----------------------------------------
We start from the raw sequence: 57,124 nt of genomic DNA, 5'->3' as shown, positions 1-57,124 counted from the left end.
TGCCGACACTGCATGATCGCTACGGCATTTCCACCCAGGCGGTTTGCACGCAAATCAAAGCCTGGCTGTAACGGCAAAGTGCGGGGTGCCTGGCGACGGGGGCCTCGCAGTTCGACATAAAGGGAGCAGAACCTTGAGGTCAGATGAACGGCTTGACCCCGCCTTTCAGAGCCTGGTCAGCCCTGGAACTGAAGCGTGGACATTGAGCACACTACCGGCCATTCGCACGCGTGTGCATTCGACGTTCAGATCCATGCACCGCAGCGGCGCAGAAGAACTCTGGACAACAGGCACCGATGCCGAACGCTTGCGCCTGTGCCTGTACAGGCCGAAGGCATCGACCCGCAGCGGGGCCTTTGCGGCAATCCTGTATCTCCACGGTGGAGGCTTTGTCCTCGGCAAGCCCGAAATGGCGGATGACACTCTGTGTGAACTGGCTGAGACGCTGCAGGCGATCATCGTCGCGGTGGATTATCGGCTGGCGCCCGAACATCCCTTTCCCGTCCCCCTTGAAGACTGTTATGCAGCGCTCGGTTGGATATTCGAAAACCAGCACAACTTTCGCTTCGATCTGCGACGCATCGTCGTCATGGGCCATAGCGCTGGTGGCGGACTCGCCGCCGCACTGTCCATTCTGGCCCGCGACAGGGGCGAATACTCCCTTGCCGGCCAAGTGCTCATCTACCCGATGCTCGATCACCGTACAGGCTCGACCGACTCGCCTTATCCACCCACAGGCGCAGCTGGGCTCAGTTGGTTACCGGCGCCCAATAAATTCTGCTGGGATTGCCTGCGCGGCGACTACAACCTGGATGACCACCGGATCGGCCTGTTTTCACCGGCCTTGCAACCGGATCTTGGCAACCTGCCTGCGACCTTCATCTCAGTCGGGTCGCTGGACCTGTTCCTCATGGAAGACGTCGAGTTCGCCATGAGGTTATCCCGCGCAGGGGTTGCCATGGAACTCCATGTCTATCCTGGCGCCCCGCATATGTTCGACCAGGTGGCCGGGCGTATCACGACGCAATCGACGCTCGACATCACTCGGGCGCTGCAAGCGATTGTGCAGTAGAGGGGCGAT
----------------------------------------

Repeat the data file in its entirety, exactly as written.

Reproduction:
We start from the raw sequence: 57,124 nt of genomic DNA, 5'->3' as shown, positions 1-57,124 counted from the left end.
TGCCGACACTGCATGATCGCTACGGCATTTCCACCCAGGCGGTTTGCACGCAAATCAAAGCCTGGCTGTAACGGCAAAGTGCGGGGTGCCTGGCGACGGGGGCCTCGCAGTTCGACATAAAGGGAGCAGAACCTTGAGGTCAGATGAACGGCTTGACCCCGCCTTTCAGAGCCTGGTCAGCCCTGGAACTGAAGCGTGGACATTGAGCACACTACCGGCCATTCGCACGCGTGTGCATTCGACGTTCAGATCCATGCACCGCAGCGGCGCAGAAGAACTCTGGACAACAGGCACCGATGCCGAACGCTTGCGCCTGTGCCTGTACAGGCCGAAGGCATCGACCCGCAGCGGGGCCTTTGCGGCAATCCTGTATCTCCACGGTGGAGGCTTTGTCCTCGGCAAGCCCGAAATGGCGGATGACACTCTGTGTGAACTGGCTGAGACGCTGCAGGCGATCATCGTCGCGGTGGATTATCGGCTGGCGCCCGAACATCCCTTTCCCGTCCCCCTTGAAGACTGTTATGCAGCGCTCGGTTGGATATTCGAAAACCAGCACAACTTTCGCTTCGATCTGCGACGCATCGTCGTCATGGGCCATAGCGCTGGTGGCGGACTCGCCGCCGCACTGTCCATTCTGGCCCGCGACAGGGGCGAATACTCCCTTGCCGGCCAAGTGCTCATCTACCCGATGCTCGATCACCGTACAGGCTCGACCGACTCGCCTTATCCACCCACAGGCGCAGCTGGGCTCAGTTGGTTACCGGCGCCCAATAAATTCTGCTGGGATTGCCTGCGCGGCGACTACAACCTGGATGACCACCGGATCGGCCTGTTTTCACCGGCCTTGCAACCGGATCTTGGCAACCTGCCTGCGACCTTCATCTCAGTCGGGTCGCTGGACCTGTTCCTCATGGAAGACGTCGAGTTCGCCATGAGGTTATCCCGCGCAGGGGTTGCCATGGAACTCCATGTCTATCCTGGCGCCCCGCATATGTTCGACCAGGTGGCCGGGCGTATCACGACGCAATCGACGCTCGACATCACTCGGGCGCTGCAAGCGATTGTGCAGTAGAGGGGCGAT